'War Crimes' Murmurs

At home, Bush, Warner, Lugar join the department of Rumsfeld defense

WASHINGTON, D.C. While the right-wingers argue among themselves over the future of Defense Secretary Donald Rumsfeld —whether, for example, to be upset because he signs death notices to military families by machine—a German court is in the early stages of hearing a case brought by German and American public-interest groups accusing Rumsfeld of being a war criminal because of his handling of the Abu Ghraib prison.

Rumsfeld got a vote of confidence on Monday from President Bush. On the Sunday talk shows, John Warner, chairman of the Senate Armed Services Committee, and Richard Lugar, who heads the Senate Foreign Relations Committee, both strongly supported him. "We're at war," said Warner. "We should not at this point in time entertain any idea of changing those responsibilities in the Pentagon." Rumsfeld has run into a certain amount of flak from Republicans in Congress, including John McCain, Maine's Susan Collins, and former majority leader Trent Lott. Nebraska's Chuck Hagel, a decorated vet, said he had "no confidence" in Rumsfeld.

In Germany, the New York-based Center for Constitutional Rights (CCR) and Berlin's Republican Lawyers Association filed their complaint November 30 on behalf of four Iraqis allegedly mistreated by American soldiers. In addition to Rumsfeld, the suit names Presidential Medal of Freedom winner George Tenet (the former CIA director); Undersecretary of Defense for Intelligence Steven Cambone; Lieutenant General Ricardo Sanchez, the army's top commander in Iraq during the prisoner-abuse scandal; Brigadier General Janis Karpinski (the commander of the jail guards); and five other military officers who served in Iraq.

Secretary of Defense Donald H. Rumsfeld addresses Korean soldiers in Irbil, Iraq, on Oct. 10, 2004.  Rumsfeld is in Iraq to show support for the coalition troops and meet with Iraqi officials.
photo: Master Sgt. James M. Bowman, U.S. Air Force/defenselink.mil
Secretary of Defense Donald H. Rumsfeld addresses Korean soldiers in Irbil, Iraq, on Oct. 10, 2004. Rumsfeld is in Iraq to show support for the coalition troops and meet with Iraqi officials.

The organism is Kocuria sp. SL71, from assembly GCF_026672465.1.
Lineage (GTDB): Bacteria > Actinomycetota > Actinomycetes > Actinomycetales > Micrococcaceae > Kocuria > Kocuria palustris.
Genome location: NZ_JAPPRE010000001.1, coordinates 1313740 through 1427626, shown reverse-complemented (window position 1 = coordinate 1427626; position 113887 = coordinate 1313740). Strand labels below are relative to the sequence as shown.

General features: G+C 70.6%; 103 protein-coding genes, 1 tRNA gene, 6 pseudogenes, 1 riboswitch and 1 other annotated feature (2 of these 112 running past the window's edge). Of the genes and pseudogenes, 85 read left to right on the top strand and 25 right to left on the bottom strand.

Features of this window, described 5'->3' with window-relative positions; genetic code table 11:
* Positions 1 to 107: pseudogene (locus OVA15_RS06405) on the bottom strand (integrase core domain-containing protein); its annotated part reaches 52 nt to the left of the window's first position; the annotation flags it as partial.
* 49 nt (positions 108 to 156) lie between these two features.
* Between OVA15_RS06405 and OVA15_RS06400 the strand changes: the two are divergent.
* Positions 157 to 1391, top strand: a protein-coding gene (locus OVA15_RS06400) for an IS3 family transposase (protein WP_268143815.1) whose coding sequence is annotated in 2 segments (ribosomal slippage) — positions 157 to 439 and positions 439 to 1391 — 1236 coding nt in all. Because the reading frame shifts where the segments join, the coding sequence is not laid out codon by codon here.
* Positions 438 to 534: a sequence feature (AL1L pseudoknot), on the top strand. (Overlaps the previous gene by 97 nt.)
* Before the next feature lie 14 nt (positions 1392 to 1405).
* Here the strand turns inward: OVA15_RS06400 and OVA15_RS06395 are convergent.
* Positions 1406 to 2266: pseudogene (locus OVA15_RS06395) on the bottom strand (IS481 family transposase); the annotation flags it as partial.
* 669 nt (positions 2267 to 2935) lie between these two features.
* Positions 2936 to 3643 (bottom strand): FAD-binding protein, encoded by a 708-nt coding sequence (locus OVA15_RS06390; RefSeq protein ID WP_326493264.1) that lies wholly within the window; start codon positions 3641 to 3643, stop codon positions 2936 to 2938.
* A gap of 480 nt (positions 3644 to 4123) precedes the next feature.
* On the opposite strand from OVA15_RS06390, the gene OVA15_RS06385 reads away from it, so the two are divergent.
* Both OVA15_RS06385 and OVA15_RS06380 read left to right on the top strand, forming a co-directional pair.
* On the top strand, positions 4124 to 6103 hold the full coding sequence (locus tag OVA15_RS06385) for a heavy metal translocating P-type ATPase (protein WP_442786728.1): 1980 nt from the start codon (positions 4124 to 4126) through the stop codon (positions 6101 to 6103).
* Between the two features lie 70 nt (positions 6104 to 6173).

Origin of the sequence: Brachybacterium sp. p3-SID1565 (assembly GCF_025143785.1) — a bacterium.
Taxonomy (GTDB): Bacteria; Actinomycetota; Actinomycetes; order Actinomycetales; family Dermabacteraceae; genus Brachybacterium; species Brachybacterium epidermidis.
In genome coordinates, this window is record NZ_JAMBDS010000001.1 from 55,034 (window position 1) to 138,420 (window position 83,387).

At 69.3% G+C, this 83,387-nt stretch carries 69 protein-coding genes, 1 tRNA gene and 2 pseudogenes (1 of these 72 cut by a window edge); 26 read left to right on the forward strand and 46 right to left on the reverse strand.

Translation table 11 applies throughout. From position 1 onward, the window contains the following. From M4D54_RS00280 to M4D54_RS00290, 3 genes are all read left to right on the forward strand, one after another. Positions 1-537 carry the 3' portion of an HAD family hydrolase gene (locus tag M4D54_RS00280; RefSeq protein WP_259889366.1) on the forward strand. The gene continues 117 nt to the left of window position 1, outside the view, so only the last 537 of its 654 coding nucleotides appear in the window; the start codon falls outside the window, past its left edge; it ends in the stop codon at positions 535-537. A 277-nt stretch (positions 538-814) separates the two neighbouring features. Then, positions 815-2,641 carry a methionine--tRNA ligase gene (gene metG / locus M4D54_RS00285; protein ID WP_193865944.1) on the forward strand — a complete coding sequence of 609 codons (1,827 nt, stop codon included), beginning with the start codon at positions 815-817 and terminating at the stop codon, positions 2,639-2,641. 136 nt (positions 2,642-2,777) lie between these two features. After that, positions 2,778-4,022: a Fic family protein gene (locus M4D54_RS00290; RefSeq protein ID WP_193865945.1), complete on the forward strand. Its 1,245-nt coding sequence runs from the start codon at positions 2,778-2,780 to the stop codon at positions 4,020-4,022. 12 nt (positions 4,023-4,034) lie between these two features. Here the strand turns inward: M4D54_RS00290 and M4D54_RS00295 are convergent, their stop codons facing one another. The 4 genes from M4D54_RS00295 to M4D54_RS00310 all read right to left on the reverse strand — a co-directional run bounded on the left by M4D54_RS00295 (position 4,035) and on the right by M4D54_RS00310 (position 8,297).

Officials may tend to take these war-criminal suits a bit more seriously than in the past because of the ongoing efforts to press Chile in prosecuting former dictator Augusto Pinochet. "Many people who may readily accept the indictments of present or former high officials for fraud or embezzlement are apt to balk at such indictments for war crimes, particularly if they are brought in a foreign country," says the German complaint. "But the former Chilean dictator Pinochet would never have been arrested in London in 1998 if human rights organizations and prosecutors had only been driven by precedent and realism."

The Pentagon immediately sought to portray the suit as an attack on American soldiers. "Generally speaking, as is true anywhere, if these kinds of lawsuits take place with American servicemen in the crosshairs, you bet it's something we take seriously," Pentagon spokesman Lawrence Di Rita told Agence France-Presse. "If you get an adventurous prosecutor who might want to seize onto one of these frivolous lawsuits, it could affect the broader relationship. I think that's probably safe to say." There are 70,000 American troops stationed in Germany, many of whom are rotated in and out of Iraq.

The groups that filed the complaint said they chose Germany because of its 2002 Code of Crimes Against International Law, which grants German courts universal jurisdiction in cases involving war crimes or crimes against humanity. It also makes military or civilian commanders who fail to prevent their subordinates from committing such acts liable. Di Rita said he didn't know whether the United States had raised specific concerns directly with the German government. But he said, "I think every government in the world, particularly a NATO ally, understands the potential effect on relations with the United States if these kinds of frivolous lawsuits were ever to see the light of day."

For their part, the complainants quote Robert Jackson, the chief American prosecutor at Nuremberg, in his opening speech on November 21, 1945, at the tribunal:

"Let me make clear that while this law is first applied against German aggressors, the law, if it is to serve a useful purpose, must condemn aggression by any other nations, including those which sit here now in judgment. We are able to do away with domestic tyranny and violence and aggression by those in power against the rights of their own people only when we make all men answerable to the law."

Last year, the U.S. clashed with Belgium over a suit charging Presidential Medal of Freedom winner General Tommy Franks, who led the Iraq invasion. A 1993 Belgian law gave that country's courts the authority to judge people accused of war crimes and crimes against humanity and genocide—regardless of where the acts took place or the nationality of the suspects and the victims.

The Belgian suit sent Rumsfeld over the top. He threatened to block funding for a new NATO headquarters and warned that the U.S. might not send officials to Brussels while the law was in place. The Belgians immediately backed off, replacing the tough law with a much milder one, and the country's high court threw out the suits against Franks, former president Dad Bush, Secretary of State Colin Powell, and Israeli prime minister Ariel Sharon.

In the new German suit, the German magazine DW says Rumsfeld told the German government via the U.S. embassy that if the suit goes forward the embassy won't take part in an annual Munich security conference this February.


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